USFS draws fire over plan to revise rules for cutting large trees in Central, E. Oregon

Eastern Oregon old growth logging Rob Klavins Oregon Wild
Rob Klavins/Oregon Wild
Oregon Wild offers example of recent Eastern Oregon old growth logging project/

After quarter-century, 21-inch standard reassessed over conditions, science

PORTLAND, Ore. (KTVZ) — The U.S. Forest Service Pacific Northwest Region released a proposal Tuesday to amend forest plans on six national forests in Central and Eastern Oregon to revise a provision that limits harvesting trees larger than 21 inches in diameter.

A 30-day public comment period begins with the publication of the analysis, according to a Forest Service news release, which continues in full below:.

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The alternatives assessed in the analysis are narrowly focused on just one component of the much broader “Eastside Screens,” the 21- inch standard. Forests affected by the project include the Deschutes, Fremont-Winema, Malheur, Ochoco, Umatilla and Wallowa-Whitman national forests.

The Eastside Screens were created in 1995 to protect riparian areas, encourage a healthy mix of young and old trees, and maintain wildlife habitat and connectivity. The Eastside Screens were meant to be an interim measure. Now 25 years later, the 21-inch standard is being reassessed in light of current forest conditions, the latest science, project-level amendments, and public feedback.

“Over the past 25 years, forest conditions have changed, new science has developed, and our land management priorities have shifted to emphasize forest restoration and landscape resilience to wildfire,” said Shane Jeffries, deciding official for the project and Ochoco National Forest supervisor.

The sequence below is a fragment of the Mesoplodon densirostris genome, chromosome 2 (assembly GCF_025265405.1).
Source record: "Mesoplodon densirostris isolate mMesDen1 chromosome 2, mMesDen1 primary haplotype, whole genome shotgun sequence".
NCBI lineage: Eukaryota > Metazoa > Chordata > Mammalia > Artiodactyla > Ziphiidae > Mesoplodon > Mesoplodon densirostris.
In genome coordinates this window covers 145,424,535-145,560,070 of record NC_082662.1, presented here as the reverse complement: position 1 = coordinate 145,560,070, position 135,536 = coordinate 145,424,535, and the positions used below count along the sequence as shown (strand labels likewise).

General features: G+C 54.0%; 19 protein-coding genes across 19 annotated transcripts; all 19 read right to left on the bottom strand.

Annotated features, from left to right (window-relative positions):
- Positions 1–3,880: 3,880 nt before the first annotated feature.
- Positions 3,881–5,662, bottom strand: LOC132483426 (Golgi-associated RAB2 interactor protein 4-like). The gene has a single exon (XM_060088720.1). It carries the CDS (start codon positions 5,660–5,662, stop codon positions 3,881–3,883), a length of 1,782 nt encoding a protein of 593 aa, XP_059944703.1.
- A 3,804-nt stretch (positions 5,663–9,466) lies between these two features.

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“Adjusting the 21-inch limitation to reflect learning over the past 25 years  would  help streamline restoration of forests in Eastern Oregon and make it easier to create landscapes that withstand and recover more quickly from wildfire, drought and other disturbances,” he said.

The alternatives assessed were developed through input and engagement with counties, tribes, state agencies, interest groups and affected industries.

Early engagement activities included a science forum, an intergovernmental session co-convened by the Eastern Oregon Counties Association and a partner technical workshop convened by the Forest Service.

The Forest Service will conduct webinars to provide the public with a presentation of the proposal and a chance to ask questions. The webinars are scheduled to take place on Wednesday Aug. 19, 6-7:30 p.m. and Aug. 20, 1:30-3 p.m. Pacific Daylight Time. Information on how to register for the webinar will be posted to the project homepag(at

“Public input is a critical component of this project and we want to hear from you,” Jeffries said. “Please share your ideas, concerns, and suggestions during this public comment period.”

Individuals and entities are encouraged to submit comments via webform at https://cara.ecosystem- Comments may also be sent via e-mail to